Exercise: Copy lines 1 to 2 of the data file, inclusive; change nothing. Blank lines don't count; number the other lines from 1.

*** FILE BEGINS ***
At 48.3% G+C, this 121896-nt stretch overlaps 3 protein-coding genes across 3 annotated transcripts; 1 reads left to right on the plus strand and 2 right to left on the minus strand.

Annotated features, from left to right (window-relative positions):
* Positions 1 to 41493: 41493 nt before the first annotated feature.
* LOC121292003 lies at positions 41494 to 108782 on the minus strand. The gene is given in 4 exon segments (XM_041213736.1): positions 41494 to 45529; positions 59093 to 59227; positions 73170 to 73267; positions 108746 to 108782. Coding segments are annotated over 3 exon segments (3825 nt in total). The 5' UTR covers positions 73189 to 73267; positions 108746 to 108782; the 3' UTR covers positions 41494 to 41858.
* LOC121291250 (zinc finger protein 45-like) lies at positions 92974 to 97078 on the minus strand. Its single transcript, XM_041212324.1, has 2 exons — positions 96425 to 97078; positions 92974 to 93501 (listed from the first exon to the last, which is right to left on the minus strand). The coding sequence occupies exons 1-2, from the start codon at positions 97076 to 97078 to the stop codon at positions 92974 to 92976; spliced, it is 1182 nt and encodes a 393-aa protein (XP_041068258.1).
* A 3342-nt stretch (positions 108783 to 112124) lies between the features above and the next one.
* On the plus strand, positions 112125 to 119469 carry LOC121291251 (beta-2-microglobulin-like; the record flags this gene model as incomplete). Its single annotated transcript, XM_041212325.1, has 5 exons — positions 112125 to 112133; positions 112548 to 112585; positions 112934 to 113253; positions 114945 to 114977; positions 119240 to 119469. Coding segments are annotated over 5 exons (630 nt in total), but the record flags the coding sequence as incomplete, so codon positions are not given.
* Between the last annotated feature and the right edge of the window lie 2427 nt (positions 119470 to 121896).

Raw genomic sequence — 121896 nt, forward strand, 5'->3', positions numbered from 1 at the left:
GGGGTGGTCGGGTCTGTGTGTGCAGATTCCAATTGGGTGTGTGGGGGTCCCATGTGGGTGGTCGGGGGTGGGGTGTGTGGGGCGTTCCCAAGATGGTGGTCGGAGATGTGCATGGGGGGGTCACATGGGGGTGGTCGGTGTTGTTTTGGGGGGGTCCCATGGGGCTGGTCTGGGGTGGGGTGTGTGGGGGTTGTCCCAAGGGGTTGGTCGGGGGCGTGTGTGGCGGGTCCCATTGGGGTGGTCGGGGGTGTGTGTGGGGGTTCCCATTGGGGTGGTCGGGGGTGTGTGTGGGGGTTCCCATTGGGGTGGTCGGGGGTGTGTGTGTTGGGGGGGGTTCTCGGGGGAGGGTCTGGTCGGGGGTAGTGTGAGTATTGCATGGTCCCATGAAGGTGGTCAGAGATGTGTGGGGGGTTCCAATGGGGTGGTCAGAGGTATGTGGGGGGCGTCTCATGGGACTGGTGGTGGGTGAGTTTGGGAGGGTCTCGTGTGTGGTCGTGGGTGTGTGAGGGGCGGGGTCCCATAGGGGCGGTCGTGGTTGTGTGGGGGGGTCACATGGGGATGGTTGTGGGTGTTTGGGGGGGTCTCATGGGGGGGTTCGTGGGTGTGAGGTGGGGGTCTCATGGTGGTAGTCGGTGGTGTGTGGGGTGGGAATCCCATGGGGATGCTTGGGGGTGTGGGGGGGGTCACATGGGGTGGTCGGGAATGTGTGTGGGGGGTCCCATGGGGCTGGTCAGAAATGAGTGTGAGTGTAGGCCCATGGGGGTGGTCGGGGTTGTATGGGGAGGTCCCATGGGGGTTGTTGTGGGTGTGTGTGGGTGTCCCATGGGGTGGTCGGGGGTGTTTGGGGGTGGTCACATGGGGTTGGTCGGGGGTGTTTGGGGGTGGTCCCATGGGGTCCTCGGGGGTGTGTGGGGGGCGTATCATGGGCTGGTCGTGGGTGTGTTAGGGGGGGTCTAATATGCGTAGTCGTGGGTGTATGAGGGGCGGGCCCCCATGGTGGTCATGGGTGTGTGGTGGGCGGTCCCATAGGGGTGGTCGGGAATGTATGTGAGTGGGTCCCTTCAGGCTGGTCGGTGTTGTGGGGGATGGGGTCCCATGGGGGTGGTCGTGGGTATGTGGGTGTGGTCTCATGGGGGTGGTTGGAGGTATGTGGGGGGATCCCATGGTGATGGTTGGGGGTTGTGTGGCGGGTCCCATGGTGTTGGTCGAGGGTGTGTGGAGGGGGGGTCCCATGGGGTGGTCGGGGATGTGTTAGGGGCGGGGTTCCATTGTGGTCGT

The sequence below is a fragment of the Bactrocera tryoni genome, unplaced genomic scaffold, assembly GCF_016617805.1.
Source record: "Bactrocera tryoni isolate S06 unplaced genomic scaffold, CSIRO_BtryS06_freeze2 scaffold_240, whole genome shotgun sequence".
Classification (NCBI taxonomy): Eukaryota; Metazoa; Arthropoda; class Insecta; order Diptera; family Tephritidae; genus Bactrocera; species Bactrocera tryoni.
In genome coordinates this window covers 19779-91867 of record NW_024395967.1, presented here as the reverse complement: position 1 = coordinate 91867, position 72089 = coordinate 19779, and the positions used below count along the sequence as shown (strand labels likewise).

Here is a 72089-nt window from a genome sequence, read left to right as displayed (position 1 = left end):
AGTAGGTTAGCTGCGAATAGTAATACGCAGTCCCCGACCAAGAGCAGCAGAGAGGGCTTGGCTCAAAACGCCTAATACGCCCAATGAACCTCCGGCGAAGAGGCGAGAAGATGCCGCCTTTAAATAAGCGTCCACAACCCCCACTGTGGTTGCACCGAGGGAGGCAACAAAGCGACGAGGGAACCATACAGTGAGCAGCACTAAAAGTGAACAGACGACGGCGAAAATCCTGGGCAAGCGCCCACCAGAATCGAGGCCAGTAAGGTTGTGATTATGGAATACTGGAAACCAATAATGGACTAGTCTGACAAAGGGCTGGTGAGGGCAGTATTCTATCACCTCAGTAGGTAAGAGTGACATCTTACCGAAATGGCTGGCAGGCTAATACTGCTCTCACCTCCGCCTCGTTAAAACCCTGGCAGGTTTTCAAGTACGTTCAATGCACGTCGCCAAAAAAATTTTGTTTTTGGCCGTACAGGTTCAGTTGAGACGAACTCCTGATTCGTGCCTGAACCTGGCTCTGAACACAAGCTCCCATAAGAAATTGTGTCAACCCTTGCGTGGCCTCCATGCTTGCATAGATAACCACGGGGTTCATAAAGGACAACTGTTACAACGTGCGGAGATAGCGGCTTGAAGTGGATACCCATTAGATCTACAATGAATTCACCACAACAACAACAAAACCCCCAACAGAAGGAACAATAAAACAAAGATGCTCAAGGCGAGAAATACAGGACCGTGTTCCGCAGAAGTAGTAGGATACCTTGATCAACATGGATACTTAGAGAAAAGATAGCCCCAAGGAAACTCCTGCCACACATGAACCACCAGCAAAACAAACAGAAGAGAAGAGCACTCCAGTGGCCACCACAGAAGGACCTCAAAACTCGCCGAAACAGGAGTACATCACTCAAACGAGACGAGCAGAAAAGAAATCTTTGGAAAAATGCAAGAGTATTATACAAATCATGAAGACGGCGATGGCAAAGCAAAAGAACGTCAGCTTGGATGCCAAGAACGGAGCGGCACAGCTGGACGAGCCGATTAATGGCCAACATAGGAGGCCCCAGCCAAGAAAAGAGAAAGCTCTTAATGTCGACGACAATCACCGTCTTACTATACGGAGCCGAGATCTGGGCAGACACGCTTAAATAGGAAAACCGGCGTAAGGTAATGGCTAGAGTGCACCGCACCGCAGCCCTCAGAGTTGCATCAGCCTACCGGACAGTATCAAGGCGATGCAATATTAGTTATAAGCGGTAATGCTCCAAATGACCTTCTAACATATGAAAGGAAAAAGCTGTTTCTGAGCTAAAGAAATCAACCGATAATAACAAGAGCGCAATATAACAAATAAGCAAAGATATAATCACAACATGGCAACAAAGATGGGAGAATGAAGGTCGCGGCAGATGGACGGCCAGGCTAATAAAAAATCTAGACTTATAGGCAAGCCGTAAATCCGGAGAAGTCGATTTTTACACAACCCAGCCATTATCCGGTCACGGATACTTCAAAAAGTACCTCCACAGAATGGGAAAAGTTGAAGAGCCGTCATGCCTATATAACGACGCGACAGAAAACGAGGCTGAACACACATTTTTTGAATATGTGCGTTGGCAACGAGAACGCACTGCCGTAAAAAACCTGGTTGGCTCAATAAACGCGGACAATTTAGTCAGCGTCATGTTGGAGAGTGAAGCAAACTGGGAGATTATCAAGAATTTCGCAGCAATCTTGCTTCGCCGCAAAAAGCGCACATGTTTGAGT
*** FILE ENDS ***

At 48.3% G+C, this 121896-nt stretch overlaps 3 protein-coding genes across 3 annotated transcripts; 1 reads left to right on the plus strand and 2 right to left on the minus strand.

Annotated features, from left to right (window-relative positions):